Most people that have health coverage today have a plan that will count as minimum essential coverage, and will not need to do anything more than continue the coverage that they have. If you have any of the following coverage, you likely have minimum essential coverage:
- Employer sponsored coverage, including COBRA continuation coverage and retiree coverage
- Coverage purchased in the individual market, including a plan purchased in a health insurance marketplace
- Medicare Part A coverage and Medicare Advantage Plans
- Most Medicaid coverage
- Most Children’s Health Insurance Program coverage
- Veteran’s health coverage administered by the Veterans Administration that are comprehensive
- Most types of TRICARE (coverage for members of the military)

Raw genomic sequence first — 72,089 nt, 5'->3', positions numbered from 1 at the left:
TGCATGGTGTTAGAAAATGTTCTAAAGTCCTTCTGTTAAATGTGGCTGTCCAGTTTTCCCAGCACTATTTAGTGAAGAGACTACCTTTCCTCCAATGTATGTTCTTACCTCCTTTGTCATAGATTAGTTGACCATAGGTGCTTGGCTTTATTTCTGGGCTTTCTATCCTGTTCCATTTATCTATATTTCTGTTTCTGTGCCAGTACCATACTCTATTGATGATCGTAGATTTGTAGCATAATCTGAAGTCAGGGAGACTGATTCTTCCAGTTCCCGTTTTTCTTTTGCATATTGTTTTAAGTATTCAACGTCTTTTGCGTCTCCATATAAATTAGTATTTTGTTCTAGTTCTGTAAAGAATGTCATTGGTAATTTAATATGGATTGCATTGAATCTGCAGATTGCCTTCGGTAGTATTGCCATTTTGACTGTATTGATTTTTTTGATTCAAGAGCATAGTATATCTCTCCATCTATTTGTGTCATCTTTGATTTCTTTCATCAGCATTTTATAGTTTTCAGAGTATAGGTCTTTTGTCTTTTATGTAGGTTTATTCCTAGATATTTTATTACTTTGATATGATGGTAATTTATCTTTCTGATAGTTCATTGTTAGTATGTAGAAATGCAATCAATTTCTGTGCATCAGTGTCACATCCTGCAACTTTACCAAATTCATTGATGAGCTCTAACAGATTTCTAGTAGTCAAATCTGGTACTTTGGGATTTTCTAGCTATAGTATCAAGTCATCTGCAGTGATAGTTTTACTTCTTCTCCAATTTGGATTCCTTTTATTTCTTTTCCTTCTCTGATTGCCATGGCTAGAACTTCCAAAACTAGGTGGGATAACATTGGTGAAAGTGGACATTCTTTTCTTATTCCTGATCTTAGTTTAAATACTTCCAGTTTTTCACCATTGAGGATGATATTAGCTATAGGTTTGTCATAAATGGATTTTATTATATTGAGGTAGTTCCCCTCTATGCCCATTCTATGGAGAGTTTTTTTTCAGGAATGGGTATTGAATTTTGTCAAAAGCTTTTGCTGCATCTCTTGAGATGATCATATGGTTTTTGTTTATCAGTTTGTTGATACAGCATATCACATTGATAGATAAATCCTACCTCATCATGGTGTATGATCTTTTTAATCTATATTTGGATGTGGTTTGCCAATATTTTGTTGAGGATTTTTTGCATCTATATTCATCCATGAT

- Certain self-funded student health coverage and other coverage may be recognized as minimum essential coverage, see this list for approved plans
- Coverage for Peace Corps volunteers
- Refugee Medical Assistance from the federal Administration for Children and Families
- Department of Defense health benefit program for civilian employees known as “non-appropriated fund” personnel
You can also buy a traditional individual or family health insurance policy outside of the marketplace that qualifies as minimum essential coverage. These insurers will provide a Summary of Benefits and Coverage indicating that the coverage qualifies as minimum essential coverage. However, be aware that some types of coverage available outside the marketplace do not qualify as minimum essential coverage, such as short-term, limited duration plans, association health plans, health care sharing ministries, and farm bureau plans.
If you are uncertain whether your plan qualifies as minimum essential coverage, contact your employer’s human resources department or your health insurer. (26 U.S.C. § 5000A).